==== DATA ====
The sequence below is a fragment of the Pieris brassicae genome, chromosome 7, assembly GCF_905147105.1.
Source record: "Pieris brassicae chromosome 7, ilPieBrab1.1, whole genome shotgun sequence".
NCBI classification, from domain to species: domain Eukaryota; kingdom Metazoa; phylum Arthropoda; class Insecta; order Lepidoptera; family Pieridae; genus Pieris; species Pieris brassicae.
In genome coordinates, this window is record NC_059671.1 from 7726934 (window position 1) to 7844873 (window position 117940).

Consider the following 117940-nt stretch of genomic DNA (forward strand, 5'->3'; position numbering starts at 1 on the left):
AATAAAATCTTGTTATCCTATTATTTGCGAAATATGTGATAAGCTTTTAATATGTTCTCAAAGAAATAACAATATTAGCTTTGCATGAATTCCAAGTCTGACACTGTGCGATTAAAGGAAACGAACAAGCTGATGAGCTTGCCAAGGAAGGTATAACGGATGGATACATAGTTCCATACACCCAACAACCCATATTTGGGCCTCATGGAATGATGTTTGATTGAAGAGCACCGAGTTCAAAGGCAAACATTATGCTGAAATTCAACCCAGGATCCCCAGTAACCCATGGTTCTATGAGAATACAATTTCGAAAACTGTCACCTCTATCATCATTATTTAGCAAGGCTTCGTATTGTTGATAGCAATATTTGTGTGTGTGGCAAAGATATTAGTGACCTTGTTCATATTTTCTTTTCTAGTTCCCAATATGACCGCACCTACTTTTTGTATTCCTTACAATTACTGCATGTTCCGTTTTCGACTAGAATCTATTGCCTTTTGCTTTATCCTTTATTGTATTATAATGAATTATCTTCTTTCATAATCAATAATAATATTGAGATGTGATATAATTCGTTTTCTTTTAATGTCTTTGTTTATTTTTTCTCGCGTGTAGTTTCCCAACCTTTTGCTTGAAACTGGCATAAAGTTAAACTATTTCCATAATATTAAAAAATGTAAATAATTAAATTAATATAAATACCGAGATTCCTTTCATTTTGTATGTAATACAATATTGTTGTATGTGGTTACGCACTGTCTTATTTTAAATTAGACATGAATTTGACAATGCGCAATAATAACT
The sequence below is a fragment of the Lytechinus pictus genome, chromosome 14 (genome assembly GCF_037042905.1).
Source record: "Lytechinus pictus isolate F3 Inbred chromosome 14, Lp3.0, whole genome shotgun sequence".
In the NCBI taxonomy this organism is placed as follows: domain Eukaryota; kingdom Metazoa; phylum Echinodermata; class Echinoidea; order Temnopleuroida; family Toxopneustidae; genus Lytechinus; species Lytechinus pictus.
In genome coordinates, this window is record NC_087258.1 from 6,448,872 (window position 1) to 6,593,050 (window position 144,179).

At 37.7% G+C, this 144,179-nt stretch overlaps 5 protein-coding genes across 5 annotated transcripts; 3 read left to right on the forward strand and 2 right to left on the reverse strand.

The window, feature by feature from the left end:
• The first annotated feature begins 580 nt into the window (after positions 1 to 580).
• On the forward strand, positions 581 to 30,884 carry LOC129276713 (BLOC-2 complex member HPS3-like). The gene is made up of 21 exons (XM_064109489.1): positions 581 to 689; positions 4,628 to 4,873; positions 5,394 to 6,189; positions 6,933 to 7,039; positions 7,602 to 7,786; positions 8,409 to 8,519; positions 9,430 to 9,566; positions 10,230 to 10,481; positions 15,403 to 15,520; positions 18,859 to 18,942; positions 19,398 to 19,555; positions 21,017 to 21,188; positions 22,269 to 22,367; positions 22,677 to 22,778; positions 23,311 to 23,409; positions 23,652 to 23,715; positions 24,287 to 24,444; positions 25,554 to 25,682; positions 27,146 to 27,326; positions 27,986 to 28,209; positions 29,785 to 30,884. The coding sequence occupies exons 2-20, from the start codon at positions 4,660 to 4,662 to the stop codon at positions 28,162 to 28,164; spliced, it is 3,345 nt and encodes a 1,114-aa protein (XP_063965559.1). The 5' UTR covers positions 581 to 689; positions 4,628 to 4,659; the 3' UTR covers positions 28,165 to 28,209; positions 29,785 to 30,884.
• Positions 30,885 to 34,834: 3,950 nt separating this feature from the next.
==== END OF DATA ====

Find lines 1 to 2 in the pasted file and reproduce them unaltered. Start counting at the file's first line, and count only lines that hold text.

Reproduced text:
The sequence below is a fragment of the Pieris brassicae genome, chromosome 7, assembly GCF_905147105.1.
Source record: "Pieris brassicae chromosome 7, ilPieBrab1.1, whole genome shotgun sequence".